The list goes on forever really. There’s always a connection.

Yesterday it was announced that my awesome friend Anne is going to be the host of the Finnish national Eurovision selection. Today her brother wrote on her facebook-wall that one of the contestants is his boss’ daughter.

It’s a small world. And, by the way, now you all know Finnish celebrities by proxy as well.

But if you thought Finland is close-knit, it’s even worse in Estonia. There everyone really knows each other. Or that’s what it seemed like with my friend Triin.

Drinking culture

Ever been in a situation where you’re the only representative of your country, possibly among people who have never before met anyone from there? Well that happens to me a lot. Most often than not, this situation ends up with a drink in my hand and somebody saying: “Come on Mia, represent Finland!”

But how does one represent the Finnish drinking culture?

The drinking culture in Finland is a bizarre one. Mainly because we would not want to associate the world culture with it. It’s not a civilized thing.

Firstly, you need to be aware of three things:

1. It gets really cold and dark in Finland during winters. It can cause depression. Even if it’s not clinically diagnosed, most people simply aren’t as happy during winter as they are during summer.

2. Alcohol is really rather expensive in Finland. A can of beer is likely to be something along the lines of 2e in the shops and a pint will be closer to 5e in bars. Not any specialty beer, just the regular kind.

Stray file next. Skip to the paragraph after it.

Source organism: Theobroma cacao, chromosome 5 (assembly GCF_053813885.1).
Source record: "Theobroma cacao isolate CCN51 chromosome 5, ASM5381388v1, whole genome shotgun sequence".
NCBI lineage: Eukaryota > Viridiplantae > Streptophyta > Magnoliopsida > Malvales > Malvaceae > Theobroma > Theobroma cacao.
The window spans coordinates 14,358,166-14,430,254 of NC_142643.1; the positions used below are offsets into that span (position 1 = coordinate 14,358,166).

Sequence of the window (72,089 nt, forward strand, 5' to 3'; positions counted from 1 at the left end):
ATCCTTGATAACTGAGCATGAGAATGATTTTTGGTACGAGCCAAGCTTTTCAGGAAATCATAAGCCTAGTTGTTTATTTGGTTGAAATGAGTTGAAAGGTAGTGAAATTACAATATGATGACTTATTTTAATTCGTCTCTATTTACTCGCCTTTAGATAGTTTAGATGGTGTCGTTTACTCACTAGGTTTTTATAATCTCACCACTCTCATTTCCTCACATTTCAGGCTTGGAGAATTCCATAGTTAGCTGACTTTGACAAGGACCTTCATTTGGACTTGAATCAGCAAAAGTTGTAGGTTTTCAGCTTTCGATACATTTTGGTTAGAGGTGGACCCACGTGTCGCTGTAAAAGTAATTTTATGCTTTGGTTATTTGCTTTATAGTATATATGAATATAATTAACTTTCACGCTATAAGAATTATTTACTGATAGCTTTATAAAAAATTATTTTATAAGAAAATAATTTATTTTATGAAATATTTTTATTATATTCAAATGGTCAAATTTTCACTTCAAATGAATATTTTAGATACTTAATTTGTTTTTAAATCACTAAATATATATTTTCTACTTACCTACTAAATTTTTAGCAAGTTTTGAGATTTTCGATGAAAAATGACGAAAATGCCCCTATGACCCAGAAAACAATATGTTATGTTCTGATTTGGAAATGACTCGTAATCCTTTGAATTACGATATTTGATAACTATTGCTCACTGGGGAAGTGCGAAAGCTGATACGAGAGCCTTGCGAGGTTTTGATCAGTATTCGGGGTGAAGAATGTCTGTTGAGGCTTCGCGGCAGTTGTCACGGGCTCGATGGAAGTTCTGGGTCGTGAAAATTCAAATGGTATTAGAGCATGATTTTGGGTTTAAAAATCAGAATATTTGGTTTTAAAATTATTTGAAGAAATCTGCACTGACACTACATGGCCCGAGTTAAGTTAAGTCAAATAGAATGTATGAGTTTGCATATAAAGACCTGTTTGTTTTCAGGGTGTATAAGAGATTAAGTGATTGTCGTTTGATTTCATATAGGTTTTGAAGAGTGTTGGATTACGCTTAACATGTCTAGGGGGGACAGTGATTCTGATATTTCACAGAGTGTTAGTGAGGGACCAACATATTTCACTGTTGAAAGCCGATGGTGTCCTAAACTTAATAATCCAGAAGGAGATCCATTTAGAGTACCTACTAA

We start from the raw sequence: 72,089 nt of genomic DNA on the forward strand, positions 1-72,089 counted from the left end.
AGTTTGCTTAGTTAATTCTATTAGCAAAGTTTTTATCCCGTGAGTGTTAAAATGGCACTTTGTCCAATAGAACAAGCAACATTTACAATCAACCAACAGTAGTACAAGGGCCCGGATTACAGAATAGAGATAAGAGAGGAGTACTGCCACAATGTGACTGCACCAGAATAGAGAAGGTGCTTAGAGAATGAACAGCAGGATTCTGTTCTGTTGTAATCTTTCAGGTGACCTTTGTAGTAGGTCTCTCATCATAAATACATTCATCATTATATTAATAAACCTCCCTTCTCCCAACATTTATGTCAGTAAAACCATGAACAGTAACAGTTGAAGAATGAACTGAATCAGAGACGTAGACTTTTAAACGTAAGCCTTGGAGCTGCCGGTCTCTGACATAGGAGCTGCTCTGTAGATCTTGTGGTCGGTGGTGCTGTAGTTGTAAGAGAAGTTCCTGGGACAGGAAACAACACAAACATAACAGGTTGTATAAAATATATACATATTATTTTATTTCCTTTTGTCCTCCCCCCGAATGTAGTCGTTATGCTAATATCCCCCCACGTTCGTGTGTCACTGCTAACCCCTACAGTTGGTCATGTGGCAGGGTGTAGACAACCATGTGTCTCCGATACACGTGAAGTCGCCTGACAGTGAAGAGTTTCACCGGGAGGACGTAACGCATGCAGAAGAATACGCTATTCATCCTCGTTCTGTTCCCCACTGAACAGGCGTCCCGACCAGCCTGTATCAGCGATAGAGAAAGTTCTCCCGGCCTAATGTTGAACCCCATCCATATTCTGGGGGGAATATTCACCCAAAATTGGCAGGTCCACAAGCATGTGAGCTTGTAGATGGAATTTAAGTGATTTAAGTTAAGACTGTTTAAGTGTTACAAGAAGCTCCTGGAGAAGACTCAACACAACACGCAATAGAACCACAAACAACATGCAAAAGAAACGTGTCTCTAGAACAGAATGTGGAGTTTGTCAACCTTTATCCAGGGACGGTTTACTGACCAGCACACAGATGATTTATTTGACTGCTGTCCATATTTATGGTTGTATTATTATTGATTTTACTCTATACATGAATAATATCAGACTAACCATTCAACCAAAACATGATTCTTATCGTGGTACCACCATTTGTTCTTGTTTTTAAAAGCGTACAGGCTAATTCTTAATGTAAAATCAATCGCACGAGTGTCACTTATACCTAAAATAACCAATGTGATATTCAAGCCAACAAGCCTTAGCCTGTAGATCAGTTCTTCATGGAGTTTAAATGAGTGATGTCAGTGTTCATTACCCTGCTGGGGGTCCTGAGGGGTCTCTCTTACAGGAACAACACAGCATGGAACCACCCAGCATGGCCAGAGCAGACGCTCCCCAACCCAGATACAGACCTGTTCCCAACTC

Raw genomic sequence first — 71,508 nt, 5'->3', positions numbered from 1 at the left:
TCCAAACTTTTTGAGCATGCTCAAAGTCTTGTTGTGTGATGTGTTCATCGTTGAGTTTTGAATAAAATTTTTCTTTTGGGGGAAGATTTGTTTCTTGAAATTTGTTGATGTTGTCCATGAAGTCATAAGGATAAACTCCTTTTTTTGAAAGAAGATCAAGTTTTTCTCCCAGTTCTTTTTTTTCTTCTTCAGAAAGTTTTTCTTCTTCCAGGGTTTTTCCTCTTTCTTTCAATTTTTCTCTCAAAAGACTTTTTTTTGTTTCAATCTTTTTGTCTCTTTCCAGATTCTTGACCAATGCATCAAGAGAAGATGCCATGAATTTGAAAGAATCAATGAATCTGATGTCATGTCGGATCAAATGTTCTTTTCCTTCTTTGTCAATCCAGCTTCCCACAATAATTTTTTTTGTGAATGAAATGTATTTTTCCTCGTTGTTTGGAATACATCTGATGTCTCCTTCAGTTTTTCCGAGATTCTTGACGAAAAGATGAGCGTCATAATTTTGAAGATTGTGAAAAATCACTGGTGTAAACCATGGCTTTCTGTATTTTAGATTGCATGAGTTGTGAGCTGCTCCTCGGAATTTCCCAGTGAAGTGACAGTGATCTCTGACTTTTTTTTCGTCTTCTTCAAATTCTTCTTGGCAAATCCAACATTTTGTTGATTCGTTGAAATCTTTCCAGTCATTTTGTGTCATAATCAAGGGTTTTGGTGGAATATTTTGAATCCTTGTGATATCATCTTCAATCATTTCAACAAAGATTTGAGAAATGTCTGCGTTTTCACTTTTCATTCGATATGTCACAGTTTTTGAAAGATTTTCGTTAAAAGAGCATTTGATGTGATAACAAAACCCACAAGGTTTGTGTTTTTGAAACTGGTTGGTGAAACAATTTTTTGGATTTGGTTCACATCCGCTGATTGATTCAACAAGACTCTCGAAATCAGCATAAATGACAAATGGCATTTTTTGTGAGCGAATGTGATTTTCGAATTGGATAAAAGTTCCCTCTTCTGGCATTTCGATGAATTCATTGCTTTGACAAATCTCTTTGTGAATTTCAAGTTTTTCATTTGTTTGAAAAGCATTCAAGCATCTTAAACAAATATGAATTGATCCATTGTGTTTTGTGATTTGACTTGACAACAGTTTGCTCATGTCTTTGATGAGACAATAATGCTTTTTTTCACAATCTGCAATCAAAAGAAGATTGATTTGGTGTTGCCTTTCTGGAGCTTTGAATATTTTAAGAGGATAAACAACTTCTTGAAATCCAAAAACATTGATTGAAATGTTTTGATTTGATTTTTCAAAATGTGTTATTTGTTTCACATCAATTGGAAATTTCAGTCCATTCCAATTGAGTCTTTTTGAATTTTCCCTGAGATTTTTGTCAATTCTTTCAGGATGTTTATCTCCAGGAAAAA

3. Only beers and ciders are sold in the shops. For anything above 4.7% you need to go to Alko, the Finnish government-owned and supervised shops with limited opening times. Also to buy anything above 20% you need to be over 20, for the rest the age limit is 18.

So when Finns drink, we tend to drink a lot. It is, in a way, a binge-drinking culture but unlike in the UK where this then means that people go out to the streets and clubs. In Finland this happens mainly in the confines of the house – most likely because of points 1 and 2.

We even have a word for drinking by yourself at your house in your underwear with no intention of going out: kalsarikännit.

It also takes a lot of effort to get drunk in Finland – meaning you need to go to Alko and pay a lot of money for it – so people tend to want to make the most of it.

And no self-respecting Finn would go to a club without first drinking at home. There’s always a pre-party to maximise the alcohol intake in order to lessen the impact on your wallet.

Would you call that a drinking culture?

Stay tuned for part two where I explain what we actually drink.

Christmas

Finns celebrate Christmas on Christmas eve, perhaps not wholly unrelated to my previous post about us being obsessed about being on time.

Cemetaries across Finland are lit up with candles

Nevertheless, the traditional thing to do is to first visit the cemetary to light a candle for family members no longer with us. This is indeed the one time of the year there are massive traffic jams outside the cemetary. There’s massive amounts of snow everywhere and candles lighting the night so it is actually quite pretty..